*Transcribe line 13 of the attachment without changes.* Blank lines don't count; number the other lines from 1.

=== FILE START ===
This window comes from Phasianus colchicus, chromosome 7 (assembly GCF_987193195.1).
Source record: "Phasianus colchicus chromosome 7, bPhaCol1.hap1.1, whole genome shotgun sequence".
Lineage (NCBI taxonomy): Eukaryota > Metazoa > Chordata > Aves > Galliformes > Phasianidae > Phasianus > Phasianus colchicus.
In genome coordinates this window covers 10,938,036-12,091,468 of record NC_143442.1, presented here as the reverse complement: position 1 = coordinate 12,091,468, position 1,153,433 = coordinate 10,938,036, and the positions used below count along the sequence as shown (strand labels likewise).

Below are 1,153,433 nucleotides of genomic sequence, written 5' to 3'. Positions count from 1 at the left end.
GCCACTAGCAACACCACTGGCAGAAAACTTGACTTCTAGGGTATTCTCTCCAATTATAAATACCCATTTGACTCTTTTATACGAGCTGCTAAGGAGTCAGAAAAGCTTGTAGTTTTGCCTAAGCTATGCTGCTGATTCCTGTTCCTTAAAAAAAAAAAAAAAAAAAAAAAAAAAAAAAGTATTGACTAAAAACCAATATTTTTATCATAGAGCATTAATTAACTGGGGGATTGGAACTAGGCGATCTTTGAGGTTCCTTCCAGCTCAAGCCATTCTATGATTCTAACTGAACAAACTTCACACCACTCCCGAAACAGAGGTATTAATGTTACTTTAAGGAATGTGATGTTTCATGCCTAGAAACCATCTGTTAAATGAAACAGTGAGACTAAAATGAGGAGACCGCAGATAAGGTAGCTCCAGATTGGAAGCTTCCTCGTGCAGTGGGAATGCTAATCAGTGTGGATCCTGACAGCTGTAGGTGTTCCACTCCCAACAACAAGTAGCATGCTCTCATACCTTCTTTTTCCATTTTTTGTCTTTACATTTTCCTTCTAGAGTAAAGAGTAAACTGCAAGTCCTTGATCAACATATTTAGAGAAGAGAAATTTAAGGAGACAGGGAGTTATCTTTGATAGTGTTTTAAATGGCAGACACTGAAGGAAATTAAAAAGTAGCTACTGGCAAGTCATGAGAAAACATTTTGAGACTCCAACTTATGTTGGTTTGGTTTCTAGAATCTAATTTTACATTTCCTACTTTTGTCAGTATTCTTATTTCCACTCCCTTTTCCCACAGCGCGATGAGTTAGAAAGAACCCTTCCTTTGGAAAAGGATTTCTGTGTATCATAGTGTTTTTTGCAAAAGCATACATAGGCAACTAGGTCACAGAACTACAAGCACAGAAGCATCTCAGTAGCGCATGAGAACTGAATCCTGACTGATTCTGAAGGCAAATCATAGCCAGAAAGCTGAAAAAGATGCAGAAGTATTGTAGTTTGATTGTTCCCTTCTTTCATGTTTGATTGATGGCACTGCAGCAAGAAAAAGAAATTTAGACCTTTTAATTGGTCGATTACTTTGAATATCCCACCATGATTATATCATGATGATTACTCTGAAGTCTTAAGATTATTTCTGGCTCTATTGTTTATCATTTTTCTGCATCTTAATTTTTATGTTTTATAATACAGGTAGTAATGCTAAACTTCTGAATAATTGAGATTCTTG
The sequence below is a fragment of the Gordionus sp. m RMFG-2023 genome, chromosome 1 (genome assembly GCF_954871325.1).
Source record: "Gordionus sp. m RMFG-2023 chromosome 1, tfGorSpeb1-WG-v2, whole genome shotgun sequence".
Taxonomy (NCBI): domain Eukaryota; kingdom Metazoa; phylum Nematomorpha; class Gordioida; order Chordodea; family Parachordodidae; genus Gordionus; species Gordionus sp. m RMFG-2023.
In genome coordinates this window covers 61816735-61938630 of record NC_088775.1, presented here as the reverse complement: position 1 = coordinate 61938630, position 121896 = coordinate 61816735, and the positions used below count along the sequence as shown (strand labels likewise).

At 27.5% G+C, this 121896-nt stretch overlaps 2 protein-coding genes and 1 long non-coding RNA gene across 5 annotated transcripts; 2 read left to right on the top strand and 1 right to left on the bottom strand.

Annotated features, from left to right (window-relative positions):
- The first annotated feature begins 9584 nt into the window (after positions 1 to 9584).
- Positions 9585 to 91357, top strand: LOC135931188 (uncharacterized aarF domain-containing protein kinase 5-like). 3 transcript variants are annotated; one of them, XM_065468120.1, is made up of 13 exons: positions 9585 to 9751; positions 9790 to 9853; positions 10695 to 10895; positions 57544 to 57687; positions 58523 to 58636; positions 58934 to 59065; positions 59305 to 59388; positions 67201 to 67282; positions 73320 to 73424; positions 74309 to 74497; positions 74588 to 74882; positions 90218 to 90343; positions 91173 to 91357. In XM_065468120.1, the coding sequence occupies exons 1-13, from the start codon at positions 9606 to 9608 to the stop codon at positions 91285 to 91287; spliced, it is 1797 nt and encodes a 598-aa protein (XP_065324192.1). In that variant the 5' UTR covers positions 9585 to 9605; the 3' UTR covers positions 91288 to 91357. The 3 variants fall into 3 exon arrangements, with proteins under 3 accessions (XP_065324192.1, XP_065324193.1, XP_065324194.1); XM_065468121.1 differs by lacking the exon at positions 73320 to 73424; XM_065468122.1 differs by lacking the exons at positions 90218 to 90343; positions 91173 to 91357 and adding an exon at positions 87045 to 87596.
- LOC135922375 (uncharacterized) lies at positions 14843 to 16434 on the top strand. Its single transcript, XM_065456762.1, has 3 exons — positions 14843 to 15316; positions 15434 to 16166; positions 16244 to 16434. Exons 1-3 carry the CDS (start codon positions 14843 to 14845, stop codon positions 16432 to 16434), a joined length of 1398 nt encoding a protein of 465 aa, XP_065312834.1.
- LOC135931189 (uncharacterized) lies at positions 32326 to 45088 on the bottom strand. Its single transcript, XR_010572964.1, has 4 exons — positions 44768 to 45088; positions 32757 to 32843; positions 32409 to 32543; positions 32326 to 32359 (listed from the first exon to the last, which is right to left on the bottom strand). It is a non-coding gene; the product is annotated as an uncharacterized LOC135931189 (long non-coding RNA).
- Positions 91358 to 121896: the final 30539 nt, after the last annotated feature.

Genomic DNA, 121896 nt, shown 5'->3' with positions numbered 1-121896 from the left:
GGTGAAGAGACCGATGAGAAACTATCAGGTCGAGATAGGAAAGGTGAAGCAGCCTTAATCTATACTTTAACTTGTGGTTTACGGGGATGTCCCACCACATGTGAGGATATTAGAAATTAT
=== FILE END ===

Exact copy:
- The first annotated feature begins 9584 nt into the window (after positions 1 to 9584).